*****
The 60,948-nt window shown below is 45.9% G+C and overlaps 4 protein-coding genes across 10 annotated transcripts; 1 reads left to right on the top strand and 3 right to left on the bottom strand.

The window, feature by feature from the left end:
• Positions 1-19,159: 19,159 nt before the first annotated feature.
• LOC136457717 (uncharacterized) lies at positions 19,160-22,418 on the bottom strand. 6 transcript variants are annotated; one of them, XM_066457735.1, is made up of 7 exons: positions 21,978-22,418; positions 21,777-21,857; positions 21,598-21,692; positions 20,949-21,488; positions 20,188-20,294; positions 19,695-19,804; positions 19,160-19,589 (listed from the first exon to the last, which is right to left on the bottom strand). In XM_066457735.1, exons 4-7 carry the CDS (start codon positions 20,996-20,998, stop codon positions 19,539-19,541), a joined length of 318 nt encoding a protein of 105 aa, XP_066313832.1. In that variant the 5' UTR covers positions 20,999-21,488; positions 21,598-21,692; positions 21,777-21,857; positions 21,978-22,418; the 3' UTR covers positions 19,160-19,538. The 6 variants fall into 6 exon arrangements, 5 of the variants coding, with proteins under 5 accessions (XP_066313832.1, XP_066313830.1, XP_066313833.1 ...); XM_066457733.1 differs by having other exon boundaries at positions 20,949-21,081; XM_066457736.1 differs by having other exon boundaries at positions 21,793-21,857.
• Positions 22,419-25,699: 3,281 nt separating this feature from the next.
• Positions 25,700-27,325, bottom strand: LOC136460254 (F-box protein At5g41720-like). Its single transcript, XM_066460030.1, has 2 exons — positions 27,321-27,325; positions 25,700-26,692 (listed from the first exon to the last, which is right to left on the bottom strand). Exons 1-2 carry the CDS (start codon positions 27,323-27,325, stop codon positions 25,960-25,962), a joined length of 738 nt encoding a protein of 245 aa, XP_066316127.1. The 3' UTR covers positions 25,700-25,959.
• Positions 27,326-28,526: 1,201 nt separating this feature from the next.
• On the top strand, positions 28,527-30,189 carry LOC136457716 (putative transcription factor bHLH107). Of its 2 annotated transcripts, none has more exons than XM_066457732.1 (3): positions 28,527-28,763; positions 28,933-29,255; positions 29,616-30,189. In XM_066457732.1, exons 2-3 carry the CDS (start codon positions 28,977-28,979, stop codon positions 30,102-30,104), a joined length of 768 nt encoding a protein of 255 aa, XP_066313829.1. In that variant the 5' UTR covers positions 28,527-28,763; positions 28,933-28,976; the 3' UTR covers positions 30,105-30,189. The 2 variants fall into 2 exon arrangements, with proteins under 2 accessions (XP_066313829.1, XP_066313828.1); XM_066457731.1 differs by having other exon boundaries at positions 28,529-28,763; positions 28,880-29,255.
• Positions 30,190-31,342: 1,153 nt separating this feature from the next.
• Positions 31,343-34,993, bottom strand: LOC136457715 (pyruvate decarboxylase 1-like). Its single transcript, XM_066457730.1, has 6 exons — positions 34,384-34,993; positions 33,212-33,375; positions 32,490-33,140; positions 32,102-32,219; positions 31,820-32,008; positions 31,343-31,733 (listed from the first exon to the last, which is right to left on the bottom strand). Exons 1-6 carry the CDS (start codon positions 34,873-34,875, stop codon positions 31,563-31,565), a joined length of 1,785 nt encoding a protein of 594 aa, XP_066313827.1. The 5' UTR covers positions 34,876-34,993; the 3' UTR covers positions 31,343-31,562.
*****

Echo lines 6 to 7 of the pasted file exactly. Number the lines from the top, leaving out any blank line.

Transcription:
• Positions 25,700-27,325, bottom strand: LOC136460254 (F-box protein At5g41720-like). Its single transcript, XM_066460030.1, has 2 exons — positions 27,321-27,325; positions 25,700-26,692 (listed from the first exon to the last, which is right to left on the bottom strand). Exons 1-2 carry the CDS (start codon positions 27,323-27,325, stop codon positions 25,960-25,962), a joined length of 738 nt encoding a protein of 245 aa, XP_066316127.1. The 3' UTR covers positions 25,700-25,959.
• Positions 27,326-28,526: 1,201 nt separating this feature from the next.